I even made a handy dandy tutorial video for ya'll. It's just showing what it looks like really, and how using both hands to keep the fabric nice and flat is essential. As are the pins. 

You may have to stop and pick out some of the stitching because bubbles in the chambray start to form, which is not good. The lace must be pinned securly in place and the held while sewing with both hands to help the bubbling. Once the sewing is done (seriously, like 4 hours later) there will be some slight bubbling since only the motif part of the lace is sewn down and not the tulle. Give the lace a good press with lots of steam and that slight bubbling will go away. This is what it looks like all done:

I have the scallops on both sides of the back meeting at Center Back, hiding the zipper. But all the raw edges of the lace aren't looking to pretty. So what I did was cut out individual motifs from the lace and place them over the raw edges to create a nice pattern on the waist, side seams, and shoulder seams. I did the entire process again, with pinning like crazy, free sewing, and pressing really well. 

I then hand stitched a length of scallop from the lace to the neckline for a cute detail. 

It was a lot of sewing yesterday-- about 10 hours. But so worth it. My dress is amaze-balls. I'll be showing it and my jacket that I finished last week tomorrow!!!!!!!!

happy v-day.

Friday, February 8, 2013

And the winner is...

Heather from Feather Flights blog! What's funny is that I knew Heather pre-blogging days at BYU. We both took sewing together, and now we blog. What a life we both have.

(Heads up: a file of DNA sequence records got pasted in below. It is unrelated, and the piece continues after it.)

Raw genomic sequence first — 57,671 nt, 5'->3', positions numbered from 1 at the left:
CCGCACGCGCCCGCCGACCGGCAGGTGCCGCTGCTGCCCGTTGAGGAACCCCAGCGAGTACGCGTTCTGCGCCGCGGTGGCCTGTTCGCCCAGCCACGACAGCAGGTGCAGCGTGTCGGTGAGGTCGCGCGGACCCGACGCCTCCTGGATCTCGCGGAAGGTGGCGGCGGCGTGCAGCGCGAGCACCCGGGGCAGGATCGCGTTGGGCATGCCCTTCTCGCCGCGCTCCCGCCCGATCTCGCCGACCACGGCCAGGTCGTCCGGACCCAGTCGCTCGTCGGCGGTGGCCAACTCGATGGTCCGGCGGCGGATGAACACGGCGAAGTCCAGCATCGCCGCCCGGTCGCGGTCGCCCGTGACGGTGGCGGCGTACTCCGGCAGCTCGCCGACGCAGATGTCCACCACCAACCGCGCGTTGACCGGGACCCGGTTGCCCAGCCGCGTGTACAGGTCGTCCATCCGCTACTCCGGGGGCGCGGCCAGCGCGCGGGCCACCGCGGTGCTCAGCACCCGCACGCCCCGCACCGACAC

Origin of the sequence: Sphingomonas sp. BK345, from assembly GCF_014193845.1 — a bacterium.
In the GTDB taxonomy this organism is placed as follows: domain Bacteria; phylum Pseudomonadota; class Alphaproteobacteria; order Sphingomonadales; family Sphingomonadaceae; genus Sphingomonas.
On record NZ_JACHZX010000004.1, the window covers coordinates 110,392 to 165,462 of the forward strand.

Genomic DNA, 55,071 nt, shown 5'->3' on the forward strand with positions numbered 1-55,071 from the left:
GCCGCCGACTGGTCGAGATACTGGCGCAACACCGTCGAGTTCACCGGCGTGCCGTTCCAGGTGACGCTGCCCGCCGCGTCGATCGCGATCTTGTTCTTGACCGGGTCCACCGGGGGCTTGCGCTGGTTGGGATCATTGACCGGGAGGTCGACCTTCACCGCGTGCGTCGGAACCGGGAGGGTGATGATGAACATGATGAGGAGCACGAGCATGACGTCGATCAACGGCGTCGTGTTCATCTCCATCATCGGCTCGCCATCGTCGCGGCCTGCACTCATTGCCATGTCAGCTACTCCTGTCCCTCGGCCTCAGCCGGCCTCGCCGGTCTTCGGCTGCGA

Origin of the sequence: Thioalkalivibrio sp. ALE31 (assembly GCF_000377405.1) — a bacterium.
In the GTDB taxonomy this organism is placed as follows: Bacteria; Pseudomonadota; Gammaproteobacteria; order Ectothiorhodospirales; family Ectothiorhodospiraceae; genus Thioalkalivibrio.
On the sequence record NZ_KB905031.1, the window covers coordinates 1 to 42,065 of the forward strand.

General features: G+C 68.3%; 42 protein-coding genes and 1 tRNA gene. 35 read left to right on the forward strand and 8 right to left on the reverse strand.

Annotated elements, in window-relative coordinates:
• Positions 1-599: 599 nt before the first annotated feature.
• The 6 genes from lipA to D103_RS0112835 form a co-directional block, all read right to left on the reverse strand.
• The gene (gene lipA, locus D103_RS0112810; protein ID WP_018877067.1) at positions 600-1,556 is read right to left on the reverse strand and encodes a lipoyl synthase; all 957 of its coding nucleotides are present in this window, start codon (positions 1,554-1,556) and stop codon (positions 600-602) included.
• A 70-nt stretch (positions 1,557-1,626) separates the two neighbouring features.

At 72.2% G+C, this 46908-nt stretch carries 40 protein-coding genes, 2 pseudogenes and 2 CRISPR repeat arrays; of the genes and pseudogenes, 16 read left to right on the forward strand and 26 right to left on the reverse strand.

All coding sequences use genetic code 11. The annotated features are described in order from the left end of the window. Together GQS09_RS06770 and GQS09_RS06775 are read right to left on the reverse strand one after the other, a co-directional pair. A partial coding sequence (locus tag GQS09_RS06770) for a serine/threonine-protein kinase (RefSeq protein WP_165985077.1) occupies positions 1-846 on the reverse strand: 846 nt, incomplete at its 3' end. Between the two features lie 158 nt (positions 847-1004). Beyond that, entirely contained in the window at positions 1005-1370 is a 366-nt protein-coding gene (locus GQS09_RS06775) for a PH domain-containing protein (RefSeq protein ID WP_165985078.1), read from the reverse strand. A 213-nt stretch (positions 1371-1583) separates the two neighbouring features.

Send me your address Heather!

Was my shape to obvious? I thought it would be trickier than it was... oh well. I guess we are all creative genius's sharing a similar brain. I'll post a pick of the rabbit pendant when it is completed.

Thursday, February 7, 2013

Guessing Game with a prize!

Can anyone guess what I am soldering out of sterling silver 10 gauge wire for my jewelry class? The first person who guesses right in the comments by the end of the day (Feb 6 12 am mountain time) will receive one hammered sterling silver ring (better picture of hammered detail here) in your size, made by moi

*****Mom: you are not allowed to guess since you already know*****

Wednesday, February 6, 2013

Oh baby, now THIS is an iron!

I bought a new iron!!!! I bought this baby online a few days ago after I had used the exact one at school a few times and just fell in love... The steam is so consistent and the iron isn't too heavy. It just glides. The very handsome Fedex man rang my doorbell an hour ago. Isn't he (the iron) beautiful???

I love how professional and industrial looking it is... since it is industrial and professional! it's really light, too, like it doesn't need all that pomp and flash at all, it's just a great iron. 

My favorite part? There is a turn on for the steam and the boiler. Water will be boiling and ready without wasting steam as it heats up. Steam will be ready once the other switch is flipped!

I'm selling my old iron. Anyone in Salt Lake interested?

Monday, February 4, 2013

What do we think of J.Law's jumpsuit?

Hmm?? I sort of like it... I wish the pants were more tailored, but I like the fabric and color blocking a lot.